Books, one up, one down

Thumbs up goes to Paul Graham for Hackers & Painters. He’s a hacker and a painter, and although most of his essays printed in the book are available online, I really recommend buying this book.

Sample essays:
1. Why Nerds Are Unpopular
Their minds are not on the game.
2. Hackers and Painters
Hackers are makers, like painters or architects or writers.
3. What You Can’t Say
How to think heretical thoughts and what to do with them.
4. Good Bad Attitude
Like Americans, hackers win by breaking rules.
5. The Other Road Ahead
Web-based software offers the biggest opportunity since the arrival of the microcomputer.
6. How to Make Wealth
The best way to get rich is to create wealth. And startups are the best way to do that.
7. Mind the Gap
Could “unequal income distribution” be less of a problem than we think?
8. A Plan for Spam
Till recently most experts thought spam filtering wouldn’t work. This proposal changed their minds.
9. Taste for Makers
How do you make great things?
10. Programming Languages Explained
What a programming language is and why they are a hot topic now.
11. The Hundred-Year Language
How will we program in a hundred years? Why not start now?
12. Beating the Averages
For web-based applications you can use whatever language you want. So can your competitors.
13. Revenge of the Nerds
In technology, “industry best practice” is a recipe for losing.
14. The Dream Language
A good programming language is one that lets hackers have their way with it.
15. Design and Research
Research has to be original. Design has to be good.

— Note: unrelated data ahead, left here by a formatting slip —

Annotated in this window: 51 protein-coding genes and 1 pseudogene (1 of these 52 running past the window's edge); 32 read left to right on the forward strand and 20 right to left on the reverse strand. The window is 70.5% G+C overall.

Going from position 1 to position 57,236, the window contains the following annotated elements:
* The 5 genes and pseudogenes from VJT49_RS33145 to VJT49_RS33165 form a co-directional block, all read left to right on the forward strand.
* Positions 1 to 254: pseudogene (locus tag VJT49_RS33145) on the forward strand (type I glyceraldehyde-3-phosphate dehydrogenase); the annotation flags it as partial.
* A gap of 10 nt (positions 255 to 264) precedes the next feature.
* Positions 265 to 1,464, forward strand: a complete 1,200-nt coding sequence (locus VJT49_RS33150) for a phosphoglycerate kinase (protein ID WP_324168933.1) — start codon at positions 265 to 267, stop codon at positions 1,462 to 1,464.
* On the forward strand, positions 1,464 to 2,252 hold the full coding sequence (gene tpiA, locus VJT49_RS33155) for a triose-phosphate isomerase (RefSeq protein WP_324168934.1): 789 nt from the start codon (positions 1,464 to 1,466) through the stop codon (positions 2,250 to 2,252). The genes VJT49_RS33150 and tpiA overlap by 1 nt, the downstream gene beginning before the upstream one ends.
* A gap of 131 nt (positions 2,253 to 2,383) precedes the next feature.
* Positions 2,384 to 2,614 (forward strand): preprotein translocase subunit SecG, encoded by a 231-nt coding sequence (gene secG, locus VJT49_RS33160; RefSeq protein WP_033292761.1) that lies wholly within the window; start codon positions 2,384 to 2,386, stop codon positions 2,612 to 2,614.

Thumbs down goes to Donald A. Norman for The Design of Everyday Things. Wanderings of a non-structured mind, does not live up to the hype, no wonder he works with Jakob Nielsen, same thinking “structures”, erm. Nice idea seeds, would fit into a four pager, even with examples.

book starts

“- Make everything visible, or at least try to. This is the part of the book that was somewhat vague, because although it might work on simple products it would fail on the more complex ones. It is considered a bad idea, from a design and usability perspective, to put every option of complex software in front of the user. Thankfully the author does describe two solutions; hiding and grouping. Hiding, while still making every option readily accessible.
– Use natural mapping. We naturally map certain actions; push means forward, while pull means backwards. The author urges designers to use natural mapping whenever possible, and avoid using some unnatural mappings.
– Accordance. The material of an object could convey the function of a product or how it should be used.
– Shape of objects. Shapes could convey the handling, purpose, or operation of a product.
– Constraints. Constraints could make users less likely to make errors
– Design for error and make everything reversible
– When all else fails try to adhere to a standard (or make your own)”

book ends

Don’t buy this book, the seven bullet items summarize all included. Much awrite about nothing. Congratulations for selling more than 100.000 copies of some pages of common sense.


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